It helps to sort your tax well in advance
Being well prepared and handling your tax in advance can benefit you, writes Martin de Kock
Every year, the same people who gave the practitioners sleepless nights vow to be better prepared for the next season. They promise to have all their documents in on time, to better structure their income and their life to be more tax-efficient and to try to save money.
But like clockwork, these same individuals arrive mid-February with boxes of paperwork and a bewildered look. When the dust settles, they often quip they don't have to be any better prepared, because their trusty tax practitioner always makes the deadline.
So, is there a benefit to being well prepared and handling your tax in advance?
Learning to plan and budget
When you commit to handling your tax well in advance, you start thinking ahead. You take a long-term view of your income and future prospects and start taking personal responsibility for making your plans work.
Even the best tax practitioner in town cannot streamline every last-minute tax application. They do the best they can, but it doesn't beat good, upfront tax planning.
For instance, you can claim the contribution to your retirement annuity every month from your pay-as-you-earn tax, assuming your payroll administrator is prepared to take your RA contribution into account when preparing the monthly payroll.
By doing this, you don't need to wait until after the tax year-end to claim your refund back from the South African Revenue Service. You can reinvest the monthly saving into a flexi home loan (access bond or revolving credit facility), a tax-free savings account (don't exceed your annual contribution limit of R33 000) or even a money market account and save or earn interest over the period.
The option of claiming the tax benefit on your retirement payments every month is available to you regardless of whether you are self-employed or draw a salary.
Ensure your contributions to your retirement funds collectively are fully utilised at 27.5% of the bigger of your taxable income or gross remuneration (limited to a maximum of R350 000), which means you save the tax at your tax rate on these contributions and earn tax-free growth on retirement funds.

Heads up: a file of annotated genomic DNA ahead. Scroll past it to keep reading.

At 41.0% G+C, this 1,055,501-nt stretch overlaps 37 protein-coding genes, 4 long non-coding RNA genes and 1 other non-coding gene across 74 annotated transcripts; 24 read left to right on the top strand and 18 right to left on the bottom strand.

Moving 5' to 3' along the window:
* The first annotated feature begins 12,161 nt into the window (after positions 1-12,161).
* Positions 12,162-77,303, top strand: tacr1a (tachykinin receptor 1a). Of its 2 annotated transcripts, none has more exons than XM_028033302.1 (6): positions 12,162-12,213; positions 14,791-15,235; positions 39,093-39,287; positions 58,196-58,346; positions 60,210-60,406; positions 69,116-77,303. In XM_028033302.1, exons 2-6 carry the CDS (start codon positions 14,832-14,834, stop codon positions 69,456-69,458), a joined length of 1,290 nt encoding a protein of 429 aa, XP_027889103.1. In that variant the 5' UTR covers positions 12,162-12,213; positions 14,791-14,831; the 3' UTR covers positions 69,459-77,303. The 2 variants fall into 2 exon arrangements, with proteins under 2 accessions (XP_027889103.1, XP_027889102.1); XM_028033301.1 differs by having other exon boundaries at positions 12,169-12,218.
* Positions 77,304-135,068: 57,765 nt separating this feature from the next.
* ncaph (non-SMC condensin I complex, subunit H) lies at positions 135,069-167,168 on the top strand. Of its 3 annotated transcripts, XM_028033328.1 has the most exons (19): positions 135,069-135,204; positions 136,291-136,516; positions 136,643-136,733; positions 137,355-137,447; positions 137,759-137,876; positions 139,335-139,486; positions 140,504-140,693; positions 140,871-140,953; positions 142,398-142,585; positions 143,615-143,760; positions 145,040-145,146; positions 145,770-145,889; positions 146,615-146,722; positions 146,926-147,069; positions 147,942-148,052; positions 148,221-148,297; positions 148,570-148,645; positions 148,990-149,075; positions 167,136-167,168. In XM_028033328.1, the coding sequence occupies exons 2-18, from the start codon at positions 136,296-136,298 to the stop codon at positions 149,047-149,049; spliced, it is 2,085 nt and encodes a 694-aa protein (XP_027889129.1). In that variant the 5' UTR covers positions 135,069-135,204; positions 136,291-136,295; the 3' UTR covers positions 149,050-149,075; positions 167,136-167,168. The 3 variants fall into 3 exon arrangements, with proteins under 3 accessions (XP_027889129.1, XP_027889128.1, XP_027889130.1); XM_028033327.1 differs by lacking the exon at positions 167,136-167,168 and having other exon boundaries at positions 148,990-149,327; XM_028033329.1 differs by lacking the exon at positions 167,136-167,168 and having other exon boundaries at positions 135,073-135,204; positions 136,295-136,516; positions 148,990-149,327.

Structuring your life better
This may sound like simple advice, but it is surprising how many people do not structure their lives to be more tax-efficient.
As a business owner or entrepreneur, you can claim several business costs - check with your practitioner - through your business, achieving a reduced tax liability. Keep in mind a business tax rate is 28%, while your personal rate could be as high as 45%.
You should also keep in mind that business owners are often provisional taxpayers and you should set money aside to pay your provisional tax, or you could face penalties and interest on the outstanding payments.
Lastly, you should always plan. RAs are the best way of saving on your tax bill and you structure your income and expenses in such a way that the maximum is deducted every month, before you pay your tax.
Commit to a plan
Remember that every person remains ultimately responsible for his or her own tax return. Giving your tax practitioner your tax information too close to the submission deadline does not allow time for following up on any outstanding or incorrect information, and you may end up paying more tax than you planned, or worse, you may be fined. By committing to preparing your taxes well in advance this year, you will not only save some money or even earn a bit of interest on your savings, you will also see your approach to money change and your chance of future wealth dramatically improve.
• De Kock is a director of Ascor Independent Wealth Managers